There’s an announcement in the Irish Times today of a planned new town for Cork, 5km north of Cork city on the Mallow railway line.   The town will have a predicted 5,000 dwellings on a 1,000 acre site bordering the rail line to cater for an estimated population of 13,000 (planning will continue over the next 18 months, but development will not start until the masterplan is approved by the Cork County Coucil and the housing market starts to recover).  The site will have a Strategic Development Zone designation (as with Adamstown in South Dublin), which will allow it to bypass standard planning procedure, working to an approved masterplan instead.  Regardless of questions concerning the need for a new town in Cork in the short term given the present levels of housing vacancy and oversupply in the city and county, the positive aspect of this announcement is that the development will be ‘plan-led’ as opposed to the adhocism that has characterised much planning in Ireland during the Celtic Tiger years.  This means that infrastructure and services will be built in tandem with housing developments and be guided by principles of developing a sustainable community and underpinned by an agreed masterplan.  The new town, should it go ahead, should have a relative degree of coherence with its inhabitants served by public transport, shops and public facilities such as schools, creches and health services from the get-go, rather than them lagging far behind.  It might not be to everybody’s taste, but its good to see the SDZ approach being used, as a change in planning ethos and implementation away from cronyism, localism and adhocism is needed.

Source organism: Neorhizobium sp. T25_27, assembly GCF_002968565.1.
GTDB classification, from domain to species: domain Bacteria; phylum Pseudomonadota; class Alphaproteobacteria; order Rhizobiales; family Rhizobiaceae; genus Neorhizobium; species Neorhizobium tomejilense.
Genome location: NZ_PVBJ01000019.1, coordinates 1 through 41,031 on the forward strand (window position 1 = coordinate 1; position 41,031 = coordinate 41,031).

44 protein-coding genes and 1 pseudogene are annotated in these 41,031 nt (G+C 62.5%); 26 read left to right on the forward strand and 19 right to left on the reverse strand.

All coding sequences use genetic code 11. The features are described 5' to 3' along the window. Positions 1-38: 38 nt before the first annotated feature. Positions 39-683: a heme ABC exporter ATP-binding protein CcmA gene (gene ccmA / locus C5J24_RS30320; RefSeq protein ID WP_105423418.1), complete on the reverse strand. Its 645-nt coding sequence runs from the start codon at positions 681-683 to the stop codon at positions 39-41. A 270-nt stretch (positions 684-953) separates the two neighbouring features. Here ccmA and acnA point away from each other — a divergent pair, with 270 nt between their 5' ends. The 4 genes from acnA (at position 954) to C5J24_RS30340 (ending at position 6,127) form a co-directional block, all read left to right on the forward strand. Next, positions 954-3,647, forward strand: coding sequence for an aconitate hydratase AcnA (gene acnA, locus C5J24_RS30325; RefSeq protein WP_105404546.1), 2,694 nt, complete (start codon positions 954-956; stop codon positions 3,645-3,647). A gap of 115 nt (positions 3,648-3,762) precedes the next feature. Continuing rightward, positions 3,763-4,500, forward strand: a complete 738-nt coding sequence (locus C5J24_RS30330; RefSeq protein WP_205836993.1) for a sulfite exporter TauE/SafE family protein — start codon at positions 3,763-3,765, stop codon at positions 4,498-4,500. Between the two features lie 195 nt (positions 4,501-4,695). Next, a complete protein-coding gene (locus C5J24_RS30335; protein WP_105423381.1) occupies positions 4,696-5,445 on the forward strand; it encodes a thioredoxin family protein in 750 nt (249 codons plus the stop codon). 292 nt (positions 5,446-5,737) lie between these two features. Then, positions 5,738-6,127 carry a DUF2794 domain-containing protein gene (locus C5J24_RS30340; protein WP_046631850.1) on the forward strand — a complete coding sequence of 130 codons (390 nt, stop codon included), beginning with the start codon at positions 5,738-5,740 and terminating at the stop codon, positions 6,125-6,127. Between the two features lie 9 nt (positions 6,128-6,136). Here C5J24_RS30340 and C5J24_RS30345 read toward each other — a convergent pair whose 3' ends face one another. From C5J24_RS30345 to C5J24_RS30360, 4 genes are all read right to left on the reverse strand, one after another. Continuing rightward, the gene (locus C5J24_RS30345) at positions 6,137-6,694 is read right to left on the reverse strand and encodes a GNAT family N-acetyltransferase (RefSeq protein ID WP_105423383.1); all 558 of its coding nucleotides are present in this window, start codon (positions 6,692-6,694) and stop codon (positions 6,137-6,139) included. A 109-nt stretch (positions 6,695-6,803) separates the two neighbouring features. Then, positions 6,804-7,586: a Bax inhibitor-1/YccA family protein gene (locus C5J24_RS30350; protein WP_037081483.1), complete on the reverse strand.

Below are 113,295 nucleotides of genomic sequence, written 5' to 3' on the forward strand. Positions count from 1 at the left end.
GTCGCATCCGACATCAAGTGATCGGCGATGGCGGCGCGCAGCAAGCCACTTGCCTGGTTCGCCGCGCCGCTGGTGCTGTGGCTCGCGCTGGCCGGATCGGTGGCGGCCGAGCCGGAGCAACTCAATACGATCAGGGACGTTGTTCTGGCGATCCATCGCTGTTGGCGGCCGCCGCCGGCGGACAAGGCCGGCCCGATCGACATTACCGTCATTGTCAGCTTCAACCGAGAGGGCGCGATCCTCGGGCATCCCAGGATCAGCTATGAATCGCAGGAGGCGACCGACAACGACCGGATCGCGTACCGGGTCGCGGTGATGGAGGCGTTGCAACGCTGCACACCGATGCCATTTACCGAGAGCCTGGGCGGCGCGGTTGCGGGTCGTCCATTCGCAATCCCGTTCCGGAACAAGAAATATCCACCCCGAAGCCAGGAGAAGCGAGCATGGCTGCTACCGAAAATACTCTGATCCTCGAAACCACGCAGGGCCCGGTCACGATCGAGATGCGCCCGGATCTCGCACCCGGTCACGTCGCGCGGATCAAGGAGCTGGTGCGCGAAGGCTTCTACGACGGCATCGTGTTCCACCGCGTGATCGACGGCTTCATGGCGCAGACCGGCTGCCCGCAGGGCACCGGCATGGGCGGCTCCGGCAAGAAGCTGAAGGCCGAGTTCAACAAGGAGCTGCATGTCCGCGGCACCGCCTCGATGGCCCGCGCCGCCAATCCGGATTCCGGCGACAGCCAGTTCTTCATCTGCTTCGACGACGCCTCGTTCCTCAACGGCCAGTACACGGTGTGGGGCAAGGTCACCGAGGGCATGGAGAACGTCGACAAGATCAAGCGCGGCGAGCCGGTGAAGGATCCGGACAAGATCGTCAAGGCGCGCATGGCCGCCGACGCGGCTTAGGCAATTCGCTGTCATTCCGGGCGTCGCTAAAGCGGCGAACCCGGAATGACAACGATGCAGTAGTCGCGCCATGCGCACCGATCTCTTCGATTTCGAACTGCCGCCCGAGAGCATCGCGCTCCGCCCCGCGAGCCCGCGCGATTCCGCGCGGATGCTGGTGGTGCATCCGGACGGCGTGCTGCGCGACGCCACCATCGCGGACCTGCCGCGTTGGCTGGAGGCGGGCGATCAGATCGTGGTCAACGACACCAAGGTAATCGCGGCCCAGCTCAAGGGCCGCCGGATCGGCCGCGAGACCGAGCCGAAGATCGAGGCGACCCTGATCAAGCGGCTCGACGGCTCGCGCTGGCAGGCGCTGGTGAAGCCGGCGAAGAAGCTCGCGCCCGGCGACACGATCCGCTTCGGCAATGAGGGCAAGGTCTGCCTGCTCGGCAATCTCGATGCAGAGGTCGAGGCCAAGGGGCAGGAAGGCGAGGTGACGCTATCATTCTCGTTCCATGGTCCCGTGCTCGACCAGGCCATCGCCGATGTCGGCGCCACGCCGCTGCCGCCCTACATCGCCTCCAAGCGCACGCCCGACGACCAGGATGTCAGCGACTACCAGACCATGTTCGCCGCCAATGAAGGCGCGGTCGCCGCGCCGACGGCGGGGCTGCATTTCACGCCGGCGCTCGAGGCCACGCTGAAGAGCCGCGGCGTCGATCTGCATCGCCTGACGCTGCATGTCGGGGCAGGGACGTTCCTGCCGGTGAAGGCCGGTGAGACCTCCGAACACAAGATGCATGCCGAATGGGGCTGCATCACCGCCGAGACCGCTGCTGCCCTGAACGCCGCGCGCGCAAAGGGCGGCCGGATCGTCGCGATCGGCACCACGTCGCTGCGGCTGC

Rob Kitchin